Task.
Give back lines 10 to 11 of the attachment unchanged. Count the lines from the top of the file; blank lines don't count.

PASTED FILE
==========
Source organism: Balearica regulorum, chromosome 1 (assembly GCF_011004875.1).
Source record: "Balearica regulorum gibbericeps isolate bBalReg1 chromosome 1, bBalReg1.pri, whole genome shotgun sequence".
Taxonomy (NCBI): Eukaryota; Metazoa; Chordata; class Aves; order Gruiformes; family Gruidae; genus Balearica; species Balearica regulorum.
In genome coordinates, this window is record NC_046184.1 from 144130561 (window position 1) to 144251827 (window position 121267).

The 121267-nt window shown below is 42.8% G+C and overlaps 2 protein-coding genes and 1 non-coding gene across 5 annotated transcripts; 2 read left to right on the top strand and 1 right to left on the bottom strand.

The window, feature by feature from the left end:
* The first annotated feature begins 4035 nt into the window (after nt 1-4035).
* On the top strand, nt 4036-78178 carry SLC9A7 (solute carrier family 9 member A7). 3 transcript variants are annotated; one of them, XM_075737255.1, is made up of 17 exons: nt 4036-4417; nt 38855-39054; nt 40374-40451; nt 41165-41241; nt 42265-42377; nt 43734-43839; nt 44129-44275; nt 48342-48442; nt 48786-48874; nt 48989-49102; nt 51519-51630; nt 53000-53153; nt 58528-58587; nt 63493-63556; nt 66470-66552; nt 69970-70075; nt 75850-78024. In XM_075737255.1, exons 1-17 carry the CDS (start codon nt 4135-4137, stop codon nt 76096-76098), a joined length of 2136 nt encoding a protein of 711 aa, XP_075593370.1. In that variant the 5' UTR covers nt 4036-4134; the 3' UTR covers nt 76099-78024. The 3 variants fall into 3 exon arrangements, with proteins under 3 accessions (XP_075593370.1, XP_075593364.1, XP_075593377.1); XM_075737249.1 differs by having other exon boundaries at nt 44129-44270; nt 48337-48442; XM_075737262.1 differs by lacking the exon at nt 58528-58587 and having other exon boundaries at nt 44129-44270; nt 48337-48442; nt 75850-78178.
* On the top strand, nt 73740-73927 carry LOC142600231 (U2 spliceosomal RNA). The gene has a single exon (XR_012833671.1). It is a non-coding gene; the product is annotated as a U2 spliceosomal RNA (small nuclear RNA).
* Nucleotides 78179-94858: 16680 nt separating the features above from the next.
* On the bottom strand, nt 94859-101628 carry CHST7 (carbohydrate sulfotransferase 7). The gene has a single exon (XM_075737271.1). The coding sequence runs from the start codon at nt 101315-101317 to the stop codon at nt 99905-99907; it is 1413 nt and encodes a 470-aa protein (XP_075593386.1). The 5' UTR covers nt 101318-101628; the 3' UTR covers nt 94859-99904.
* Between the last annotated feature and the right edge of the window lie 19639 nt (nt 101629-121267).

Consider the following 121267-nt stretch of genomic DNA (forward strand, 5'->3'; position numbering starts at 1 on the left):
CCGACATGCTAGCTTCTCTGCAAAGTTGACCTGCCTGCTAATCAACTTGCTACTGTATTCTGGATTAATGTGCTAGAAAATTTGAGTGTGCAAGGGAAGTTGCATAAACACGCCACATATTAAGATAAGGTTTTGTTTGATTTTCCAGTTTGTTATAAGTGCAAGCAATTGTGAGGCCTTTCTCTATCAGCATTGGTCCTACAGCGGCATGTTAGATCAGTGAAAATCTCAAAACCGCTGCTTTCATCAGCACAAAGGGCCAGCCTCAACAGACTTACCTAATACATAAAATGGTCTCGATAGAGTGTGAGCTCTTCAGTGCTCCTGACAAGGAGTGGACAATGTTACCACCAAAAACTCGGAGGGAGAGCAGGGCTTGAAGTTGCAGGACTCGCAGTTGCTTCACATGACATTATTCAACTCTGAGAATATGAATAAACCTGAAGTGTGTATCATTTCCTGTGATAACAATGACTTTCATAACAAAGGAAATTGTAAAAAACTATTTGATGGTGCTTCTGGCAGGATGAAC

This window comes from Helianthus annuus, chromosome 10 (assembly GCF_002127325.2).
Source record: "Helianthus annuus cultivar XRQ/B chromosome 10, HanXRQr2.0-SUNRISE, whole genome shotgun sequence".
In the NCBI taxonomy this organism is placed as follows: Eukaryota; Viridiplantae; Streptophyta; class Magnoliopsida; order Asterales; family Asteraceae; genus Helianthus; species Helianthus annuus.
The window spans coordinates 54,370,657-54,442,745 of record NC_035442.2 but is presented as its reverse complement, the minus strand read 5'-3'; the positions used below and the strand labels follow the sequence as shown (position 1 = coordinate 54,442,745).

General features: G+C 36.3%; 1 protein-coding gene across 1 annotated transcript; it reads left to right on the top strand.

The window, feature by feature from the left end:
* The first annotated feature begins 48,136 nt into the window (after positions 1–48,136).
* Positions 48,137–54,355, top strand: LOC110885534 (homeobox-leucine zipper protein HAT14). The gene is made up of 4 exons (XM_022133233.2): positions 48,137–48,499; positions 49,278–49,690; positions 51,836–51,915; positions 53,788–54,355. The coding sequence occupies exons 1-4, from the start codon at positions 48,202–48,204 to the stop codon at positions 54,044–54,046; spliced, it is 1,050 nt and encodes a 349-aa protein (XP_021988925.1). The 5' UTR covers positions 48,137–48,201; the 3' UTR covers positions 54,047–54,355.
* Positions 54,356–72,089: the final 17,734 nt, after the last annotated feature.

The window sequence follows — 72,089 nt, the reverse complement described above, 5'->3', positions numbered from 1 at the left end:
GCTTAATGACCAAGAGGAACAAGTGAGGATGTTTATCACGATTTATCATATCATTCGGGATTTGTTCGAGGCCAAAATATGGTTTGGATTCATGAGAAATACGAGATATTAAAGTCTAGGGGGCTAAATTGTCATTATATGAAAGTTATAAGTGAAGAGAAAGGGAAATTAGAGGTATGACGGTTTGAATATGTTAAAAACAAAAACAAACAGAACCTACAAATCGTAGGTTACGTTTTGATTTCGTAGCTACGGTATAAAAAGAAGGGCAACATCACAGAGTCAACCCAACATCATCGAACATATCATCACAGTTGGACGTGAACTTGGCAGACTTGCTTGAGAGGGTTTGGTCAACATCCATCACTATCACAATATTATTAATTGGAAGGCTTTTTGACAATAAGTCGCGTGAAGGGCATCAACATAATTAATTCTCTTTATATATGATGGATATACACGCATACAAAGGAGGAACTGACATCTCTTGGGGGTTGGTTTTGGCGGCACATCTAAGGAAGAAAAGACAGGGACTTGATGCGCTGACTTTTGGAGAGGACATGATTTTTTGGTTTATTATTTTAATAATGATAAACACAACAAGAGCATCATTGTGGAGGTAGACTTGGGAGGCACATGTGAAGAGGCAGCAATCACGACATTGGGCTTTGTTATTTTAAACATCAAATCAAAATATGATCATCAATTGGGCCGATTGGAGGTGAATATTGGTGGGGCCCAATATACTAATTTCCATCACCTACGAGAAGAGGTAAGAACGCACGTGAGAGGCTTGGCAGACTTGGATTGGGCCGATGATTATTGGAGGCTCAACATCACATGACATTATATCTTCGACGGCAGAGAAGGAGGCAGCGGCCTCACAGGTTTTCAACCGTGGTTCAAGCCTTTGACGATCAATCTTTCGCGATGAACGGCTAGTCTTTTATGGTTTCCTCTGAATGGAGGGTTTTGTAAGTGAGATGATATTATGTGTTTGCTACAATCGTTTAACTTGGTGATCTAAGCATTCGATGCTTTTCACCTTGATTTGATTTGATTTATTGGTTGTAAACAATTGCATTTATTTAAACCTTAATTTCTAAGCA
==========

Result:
* Nucleotides 78179-94858: 16680 nt separating the features above from the next.
* On the bottom strand, nt 94859-101628 carry CHST7 (carbohydrate sulfotransferase 7). The gene has a single exon (XM_075737271.1). The coding sequence runs from the start codon at nt 101315-101317 to the stop codon at nt 99905-99907; it is 1413 nt and encodes a 470-aa protein (XP_075593386.1). The 5' UTR covers nt 101318-101628; the 3' UTR covers nt 94859-99904.